Little wonder, most biographies are rewrites of earlier published accounts. Om Prakash Ahluwalia, a Delhi-based writer, narrates how publishers often accost him with copies of two biographies of the same person and ask him to create a third by a mix and match of paragraphs.

“That way they get to circumvent the copyright laws,” says Ahluwalia. “This is why most biographies appear so repetitive and have nothing new in terms of information to offer. We don’t have the culture for rigorous research before embarking in writing a biography”.

Agrees Advani: “The basic problem is the credibility of biographies. It requires solid scholarship but scholars are often not interested in creating that kind of narrative. It needs a novelist’s technique of story-telling to pull off a good biography”.

A safe bet would thus be subjects of popular culture like sportspersons, musicians and film stars, rather than historical and political figures. The former hold more currency, can easily be authenticated (especially when the subjects are alive) and have a better sales potential.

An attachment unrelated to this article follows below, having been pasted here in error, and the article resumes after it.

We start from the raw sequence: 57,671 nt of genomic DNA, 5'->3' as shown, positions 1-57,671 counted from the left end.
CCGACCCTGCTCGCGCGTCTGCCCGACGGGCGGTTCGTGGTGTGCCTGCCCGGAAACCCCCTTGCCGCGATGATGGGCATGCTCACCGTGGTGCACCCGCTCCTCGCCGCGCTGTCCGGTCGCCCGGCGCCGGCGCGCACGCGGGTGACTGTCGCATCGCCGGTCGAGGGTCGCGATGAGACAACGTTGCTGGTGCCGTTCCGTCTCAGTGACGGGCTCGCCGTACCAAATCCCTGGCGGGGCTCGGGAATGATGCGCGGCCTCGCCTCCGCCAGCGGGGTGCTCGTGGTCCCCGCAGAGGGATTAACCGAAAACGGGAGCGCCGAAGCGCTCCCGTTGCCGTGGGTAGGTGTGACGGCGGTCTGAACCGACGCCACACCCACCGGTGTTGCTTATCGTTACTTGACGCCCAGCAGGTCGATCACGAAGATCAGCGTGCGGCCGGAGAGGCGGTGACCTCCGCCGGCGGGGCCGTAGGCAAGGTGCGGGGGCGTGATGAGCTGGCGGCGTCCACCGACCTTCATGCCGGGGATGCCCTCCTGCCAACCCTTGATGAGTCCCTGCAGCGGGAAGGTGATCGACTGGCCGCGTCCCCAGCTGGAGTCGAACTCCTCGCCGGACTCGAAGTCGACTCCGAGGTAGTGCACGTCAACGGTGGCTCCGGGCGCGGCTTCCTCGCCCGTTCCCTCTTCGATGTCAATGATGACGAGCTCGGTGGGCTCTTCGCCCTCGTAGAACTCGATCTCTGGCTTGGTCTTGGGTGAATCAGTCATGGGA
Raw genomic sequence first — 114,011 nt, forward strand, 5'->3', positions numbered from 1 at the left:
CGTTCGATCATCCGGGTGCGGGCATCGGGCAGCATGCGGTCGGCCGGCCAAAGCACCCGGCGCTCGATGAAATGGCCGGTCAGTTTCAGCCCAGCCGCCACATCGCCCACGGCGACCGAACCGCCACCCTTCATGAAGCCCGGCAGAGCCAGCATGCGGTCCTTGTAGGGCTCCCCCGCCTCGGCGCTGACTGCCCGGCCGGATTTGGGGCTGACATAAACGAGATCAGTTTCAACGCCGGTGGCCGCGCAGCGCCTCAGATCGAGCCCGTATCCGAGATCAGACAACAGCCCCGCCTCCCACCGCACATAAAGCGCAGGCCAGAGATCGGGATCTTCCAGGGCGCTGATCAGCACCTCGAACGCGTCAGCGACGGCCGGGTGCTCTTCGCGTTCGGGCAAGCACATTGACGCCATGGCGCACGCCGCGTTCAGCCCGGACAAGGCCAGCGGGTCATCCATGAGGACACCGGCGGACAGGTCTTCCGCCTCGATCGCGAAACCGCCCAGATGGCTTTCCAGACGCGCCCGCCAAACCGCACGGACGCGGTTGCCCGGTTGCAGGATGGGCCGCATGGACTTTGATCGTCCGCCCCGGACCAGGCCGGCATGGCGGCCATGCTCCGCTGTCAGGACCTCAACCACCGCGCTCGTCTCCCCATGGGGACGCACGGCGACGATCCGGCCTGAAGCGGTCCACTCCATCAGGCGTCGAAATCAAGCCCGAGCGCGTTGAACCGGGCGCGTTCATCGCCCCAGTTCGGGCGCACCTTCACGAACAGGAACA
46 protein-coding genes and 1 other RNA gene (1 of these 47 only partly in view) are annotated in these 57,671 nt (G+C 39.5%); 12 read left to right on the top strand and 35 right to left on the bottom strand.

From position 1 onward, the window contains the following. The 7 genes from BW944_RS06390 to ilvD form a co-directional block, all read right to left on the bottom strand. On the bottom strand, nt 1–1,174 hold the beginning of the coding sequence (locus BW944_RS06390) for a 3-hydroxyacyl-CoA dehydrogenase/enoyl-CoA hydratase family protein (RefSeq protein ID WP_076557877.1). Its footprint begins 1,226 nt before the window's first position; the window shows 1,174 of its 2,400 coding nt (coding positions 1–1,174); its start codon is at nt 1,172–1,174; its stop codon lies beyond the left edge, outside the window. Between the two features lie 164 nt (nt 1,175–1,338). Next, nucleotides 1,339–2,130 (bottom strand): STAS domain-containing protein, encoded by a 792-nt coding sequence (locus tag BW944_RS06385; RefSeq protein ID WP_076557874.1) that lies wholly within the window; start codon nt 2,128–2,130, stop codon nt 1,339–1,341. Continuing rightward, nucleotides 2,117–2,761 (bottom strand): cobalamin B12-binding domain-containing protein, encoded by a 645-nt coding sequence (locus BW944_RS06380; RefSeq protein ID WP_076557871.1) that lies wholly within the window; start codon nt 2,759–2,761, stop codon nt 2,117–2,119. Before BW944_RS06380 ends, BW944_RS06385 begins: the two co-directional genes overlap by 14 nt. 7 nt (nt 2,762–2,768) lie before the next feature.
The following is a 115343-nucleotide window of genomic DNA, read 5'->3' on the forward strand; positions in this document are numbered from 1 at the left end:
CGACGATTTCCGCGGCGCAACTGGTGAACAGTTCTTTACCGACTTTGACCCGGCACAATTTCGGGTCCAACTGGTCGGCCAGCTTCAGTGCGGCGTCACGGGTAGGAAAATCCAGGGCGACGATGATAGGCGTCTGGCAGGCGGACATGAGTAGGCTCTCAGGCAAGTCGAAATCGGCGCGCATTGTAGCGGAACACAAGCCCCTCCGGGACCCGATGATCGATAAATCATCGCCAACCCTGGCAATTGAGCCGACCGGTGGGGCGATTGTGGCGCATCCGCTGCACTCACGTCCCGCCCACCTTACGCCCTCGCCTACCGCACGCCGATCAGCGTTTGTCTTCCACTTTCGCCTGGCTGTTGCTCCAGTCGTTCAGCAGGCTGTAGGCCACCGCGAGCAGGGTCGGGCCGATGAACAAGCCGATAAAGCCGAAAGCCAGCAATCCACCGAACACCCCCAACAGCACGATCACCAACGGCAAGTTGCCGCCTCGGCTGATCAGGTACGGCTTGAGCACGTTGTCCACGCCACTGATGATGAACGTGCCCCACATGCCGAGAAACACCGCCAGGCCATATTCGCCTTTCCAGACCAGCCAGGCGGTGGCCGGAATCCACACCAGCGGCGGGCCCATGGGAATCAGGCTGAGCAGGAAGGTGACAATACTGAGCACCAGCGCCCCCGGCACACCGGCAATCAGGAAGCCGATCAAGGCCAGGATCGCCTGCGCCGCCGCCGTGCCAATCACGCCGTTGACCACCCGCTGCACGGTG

The latest is the sentimental trivia brought out by daughters of famous personalities. Anoushka Shankar’s tribute to sitar maestro Ravi Shankar, “Bapi: The Love of My Life” would fall within this category. Another recent example is the biography brought out on veteran filmmaker-lyricist Gulzar, by his daughter Meghna.

Going by their sales figures, many such panegyric tomes can be expected soon. MF


Dressing down in trousers
Sumona Roy

Lean trouser machine
Lean trouser machine